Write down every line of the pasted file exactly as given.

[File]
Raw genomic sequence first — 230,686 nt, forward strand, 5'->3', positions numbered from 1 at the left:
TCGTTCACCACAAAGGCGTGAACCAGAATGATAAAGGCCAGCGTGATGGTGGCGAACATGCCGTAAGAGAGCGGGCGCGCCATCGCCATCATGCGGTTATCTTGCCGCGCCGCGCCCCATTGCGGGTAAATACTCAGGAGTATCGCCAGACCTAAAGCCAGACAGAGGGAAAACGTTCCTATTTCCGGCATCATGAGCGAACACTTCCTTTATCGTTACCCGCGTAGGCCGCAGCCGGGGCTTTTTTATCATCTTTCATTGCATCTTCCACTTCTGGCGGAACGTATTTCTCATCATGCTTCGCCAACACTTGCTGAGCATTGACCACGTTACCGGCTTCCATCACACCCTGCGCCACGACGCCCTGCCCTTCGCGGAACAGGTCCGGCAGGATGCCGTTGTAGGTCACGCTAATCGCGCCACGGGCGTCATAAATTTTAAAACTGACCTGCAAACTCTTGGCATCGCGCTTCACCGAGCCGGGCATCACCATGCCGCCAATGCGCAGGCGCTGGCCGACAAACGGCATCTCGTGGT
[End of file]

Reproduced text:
Raw genomic sequence first — 230,686 nt, forward strand, 5'->3', positions numbered from 1 at the left:
TCGTTCACCACAAAGGCGTGAACCAGAATGATAAAGGCCAGCGTGATGGTGGCGAACATGCCGTAAGAGAGCGGGCGCGCCATCGCCATCATGCGGTTATCTTGCCGCGCCGCGCCCCATTGCGGGTAAATACTCAGGAGTATCGCCAGACCTAAAGCCAGACAGAGGGAAAACGTTCCTATTTCCGGCATCATGAGCGAACACTTCCTTTATCGTTACCCGCGTAGGCCGCAGCCGGGGCTTTTTTATCATCTTTCATTGCATCTTCCACTTCTGGCGGAACGTATTTCTCATCATGCTTCGCCAACACTTGCTGAGCATTGACCACGTTACCGGCTTCCATCACACCCTGCGCCACGACGCCCTGCCCTTCGCGGAACAGGTCCGGCAGGATGCCGTTGTAGGTCACGCTAATCGCGCCACGGGCGTCATAAATTTTAAAACTGACCTGCAAACTCTTGGCATCGCGCTTCACCGAGCCGGGCATCACCATGCCGCCAATGCGCAGGCGCTGGCCGACAAACGGCATCTCGTGGT